Monday, April 23, 2012

My Tribute to Israel's Fallen

Tomorrow night begins Yom HaZikaron, or Memorial Day for Israel's Fallen Soldiers. Unlike in the US, Memorial Day here is what it should be: a somber, reflective day when we collectively remember the Israeli men and women who paid the ultimate price and sacrificed their lives for our freedom. The day also commemorates the hundreds of innocent civilians who were murdered in terrorist attacks on our country's soil.

The current period in the Israeli calendar is as difficult and emotional as there is all year. There's the high of celebrating Pesach, the holiday of freedom and redemption followed just six days later by Yom HaZikaron L'Shoah v'L'Gvura, Holocaust Memorial Day. A week later follows Yom HaZikaron, which gives way the very next day to Yom Ha'atzmaut, Independence Day.

Of course this is not a coincidence. While Independence Day is celebrated on the Hebrew date that David Ben-Gurion read the Declaration of Independence in 1948, the decision to commemorate Memorial Day the day before reflects the acknowledgement that the Jewish people suffered greatly for the establishment of our own country, and unfortunately, continues to do so to defend it. Just about every single Israeli is either the descendant of a Holocaust survivor, has lost a family member in a war or terrorist attack or knows someone who has.

I am fortunate to not personally know the effect this kind of loss has on a family: all eight of my great-grandparents left Europe just after the turn of the 20th century, and all four of my grandparents were born in North America. I did have the opportunity of being at Yad VaShem last week for the national memorial ceremony attended by Prime Minister Netanyahu and President Peres. The touching ceremony included a special honor for six survivors who each lit a torch to symbolize one million of the 6 million Jews murdered. As each survivor was spotlighted, a 4 minute video played to tell their story, the story of their community in Europe, what happened to it and to their families, and finally, how they survived and made it to Israel. As sad and tragic as each of their stories was, it also gave hope, that after experiencing the single worst atrocity ever committed on this planet, each of these people could come to Israel and contribute to the building of a Jewish State. That, I believe is what is most powerful about these Israeli High Holidays, and why they must lead up to our Independence Day.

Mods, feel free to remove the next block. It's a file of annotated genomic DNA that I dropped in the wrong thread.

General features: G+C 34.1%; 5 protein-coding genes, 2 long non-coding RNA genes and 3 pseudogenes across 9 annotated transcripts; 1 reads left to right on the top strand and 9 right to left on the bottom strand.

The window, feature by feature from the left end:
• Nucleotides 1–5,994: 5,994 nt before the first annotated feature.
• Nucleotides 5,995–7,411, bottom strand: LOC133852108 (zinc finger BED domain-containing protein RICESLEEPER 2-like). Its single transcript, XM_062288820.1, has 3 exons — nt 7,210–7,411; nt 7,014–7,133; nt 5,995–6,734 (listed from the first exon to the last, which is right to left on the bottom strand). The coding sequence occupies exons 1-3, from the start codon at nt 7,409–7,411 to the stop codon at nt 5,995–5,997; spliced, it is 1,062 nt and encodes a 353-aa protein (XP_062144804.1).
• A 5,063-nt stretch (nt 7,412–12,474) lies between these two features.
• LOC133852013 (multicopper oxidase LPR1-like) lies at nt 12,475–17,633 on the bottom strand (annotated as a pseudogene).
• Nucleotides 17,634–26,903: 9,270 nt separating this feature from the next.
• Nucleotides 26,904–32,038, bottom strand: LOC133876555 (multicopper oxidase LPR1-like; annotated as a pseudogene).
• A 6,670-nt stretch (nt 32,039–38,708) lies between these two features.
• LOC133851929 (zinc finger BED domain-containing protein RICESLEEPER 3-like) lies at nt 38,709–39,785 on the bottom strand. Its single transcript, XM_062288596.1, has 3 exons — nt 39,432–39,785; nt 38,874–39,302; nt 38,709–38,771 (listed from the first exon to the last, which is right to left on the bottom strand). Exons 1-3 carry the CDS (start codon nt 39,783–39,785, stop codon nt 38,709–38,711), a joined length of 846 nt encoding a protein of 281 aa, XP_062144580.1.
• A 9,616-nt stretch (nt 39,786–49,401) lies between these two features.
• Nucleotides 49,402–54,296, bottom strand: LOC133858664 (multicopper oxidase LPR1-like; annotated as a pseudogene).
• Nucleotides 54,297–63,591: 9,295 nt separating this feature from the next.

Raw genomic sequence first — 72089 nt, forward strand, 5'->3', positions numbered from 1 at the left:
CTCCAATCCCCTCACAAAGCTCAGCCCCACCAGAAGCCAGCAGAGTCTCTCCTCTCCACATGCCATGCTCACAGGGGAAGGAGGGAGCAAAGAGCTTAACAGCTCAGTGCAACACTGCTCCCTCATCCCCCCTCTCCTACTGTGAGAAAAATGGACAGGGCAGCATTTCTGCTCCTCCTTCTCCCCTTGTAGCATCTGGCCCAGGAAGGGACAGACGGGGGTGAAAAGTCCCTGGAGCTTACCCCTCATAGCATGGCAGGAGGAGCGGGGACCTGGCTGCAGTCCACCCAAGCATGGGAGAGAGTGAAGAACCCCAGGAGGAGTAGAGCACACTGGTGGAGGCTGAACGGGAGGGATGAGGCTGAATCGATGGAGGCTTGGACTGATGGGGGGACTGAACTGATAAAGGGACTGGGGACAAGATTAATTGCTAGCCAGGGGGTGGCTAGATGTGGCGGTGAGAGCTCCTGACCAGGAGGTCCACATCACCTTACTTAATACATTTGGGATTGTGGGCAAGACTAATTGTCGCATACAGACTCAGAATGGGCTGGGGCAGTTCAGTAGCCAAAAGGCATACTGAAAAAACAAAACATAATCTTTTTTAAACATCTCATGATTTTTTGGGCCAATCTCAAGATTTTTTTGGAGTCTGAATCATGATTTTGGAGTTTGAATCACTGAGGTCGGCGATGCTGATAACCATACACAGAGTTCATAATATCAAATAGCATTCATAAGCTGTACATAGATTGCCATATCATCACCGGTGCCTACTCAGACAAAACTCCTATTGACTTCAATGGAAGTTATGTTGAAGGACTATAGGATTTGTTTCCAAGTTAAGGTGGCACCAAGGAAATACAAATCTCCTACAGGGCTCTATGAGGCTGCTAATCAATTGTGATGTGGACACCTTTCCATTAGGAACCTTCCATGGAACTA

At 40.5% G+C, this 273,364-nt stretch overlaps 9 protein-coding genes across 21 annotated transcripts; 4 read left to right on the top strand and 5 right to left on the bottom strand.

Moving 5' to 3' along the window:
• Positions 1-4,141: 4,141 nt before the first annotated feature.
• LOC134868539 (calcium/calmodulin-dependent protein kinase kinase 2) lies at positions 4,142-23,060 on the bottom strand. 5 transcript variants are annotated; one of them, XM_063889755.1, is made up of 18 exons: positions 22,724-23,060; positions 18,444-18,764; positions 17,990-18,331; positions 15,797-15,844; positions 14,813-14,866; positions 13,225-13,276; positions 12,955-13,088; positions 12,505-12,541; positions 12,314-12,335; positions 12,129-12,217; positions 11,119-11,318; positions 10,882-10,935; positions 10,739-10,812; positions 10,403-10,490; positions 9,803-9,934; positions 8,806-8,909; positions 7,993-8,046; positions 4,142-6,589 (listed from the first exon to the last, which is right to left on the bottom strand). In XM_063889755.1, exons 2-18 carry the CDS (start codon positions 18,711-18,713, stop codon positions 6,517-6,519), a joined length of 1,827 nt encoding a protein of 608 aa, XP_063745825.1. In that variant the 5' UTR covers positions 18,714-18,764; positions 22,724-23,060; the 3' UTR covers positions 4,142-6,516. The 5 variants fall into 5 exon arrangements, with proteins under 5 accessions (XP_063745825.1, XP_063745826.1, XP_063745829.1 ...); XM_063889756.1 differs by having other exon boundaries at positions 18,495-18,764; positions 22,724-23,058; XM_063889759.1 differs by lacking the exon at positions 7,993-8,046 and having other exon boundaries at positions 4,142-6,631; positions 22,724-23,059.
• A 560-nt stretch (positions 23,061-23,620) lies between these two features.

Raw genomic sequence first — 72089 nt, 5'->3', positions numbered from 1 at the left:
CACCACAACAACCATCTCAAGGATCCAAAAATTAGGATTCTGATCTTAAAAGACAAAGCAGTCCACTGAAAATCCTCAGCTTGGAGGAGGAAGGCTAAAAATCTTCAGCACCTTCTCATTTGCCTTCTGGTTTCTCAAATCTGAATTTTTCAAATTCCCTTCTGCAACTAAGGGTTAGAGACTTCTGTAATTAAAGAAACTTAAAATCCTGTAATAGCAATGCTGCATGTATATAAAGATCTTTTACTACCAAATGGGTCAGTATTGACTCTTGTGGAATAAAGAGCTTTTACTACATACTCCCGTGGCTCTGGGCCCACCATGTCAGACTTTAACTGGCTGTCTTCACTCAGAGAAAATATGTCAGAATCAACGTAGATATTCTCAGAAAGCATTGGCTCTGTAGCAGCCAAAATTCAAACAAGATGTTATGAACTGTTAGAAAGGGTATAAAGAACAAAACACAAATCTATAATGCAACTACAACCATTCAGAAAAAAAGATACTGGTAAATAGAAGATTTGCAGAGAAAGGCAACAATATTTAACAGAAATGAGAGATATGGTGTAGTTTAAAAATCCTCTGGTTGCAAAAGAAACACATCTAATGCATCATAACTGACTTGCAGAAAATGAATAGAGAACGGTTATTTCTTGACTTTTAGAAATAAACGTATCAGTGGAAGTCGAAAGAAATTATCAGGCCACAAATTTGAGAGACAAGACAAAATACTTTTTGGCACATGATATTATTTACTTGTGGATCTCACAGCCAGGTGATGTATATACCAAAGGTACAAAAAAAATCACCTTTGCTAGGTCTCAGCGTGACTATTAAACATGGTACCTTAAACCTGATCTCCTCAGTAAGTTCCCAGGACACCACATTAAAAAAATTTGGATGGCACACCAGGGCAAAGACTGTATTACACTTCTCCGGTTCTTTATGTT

Far too often, we get caught up in the minutia of daily life: all the little things we each have to do that day, that week. It's not often enough we get to stop and think about what it all means. For a country that elicits such impassioned responses, both positive and negative, domestically as well as internationally, it's not only healthy, but imperative, that we step back and internalize all that that this country stands for, regardless of our differences of opinion on policy and politics. The creation of Israel has forever changed Jewish life all over the world and has finally made the Jewish people a people with a home.

Thus my tribute to Israel's fallen is simply my presence: that while the horrors of the Shoah are unimaginable for anyone who did not suffer through it, and while we mourn the thousands of men and women who have given their lives to create and defend the State of Israel, the pain, trauma and loss is not in vain. We have built here in our historic homeland, a country and a society that those living here even 100 years ago could not have dreamed of. I give thanks to them each and every day by living here and by being a part of the country they helped create.

אם תרצו, אין זו אגדה
בנימין זאב הרצל –

"If you will it, it is no dream"
- Theodor Herzl

Monday, April 2, 2012

Jerusalem...Something Good Is Happening Here

Happy April to all - and yes it's been exactly a month since my last post, so excuse the silence but let's get to it.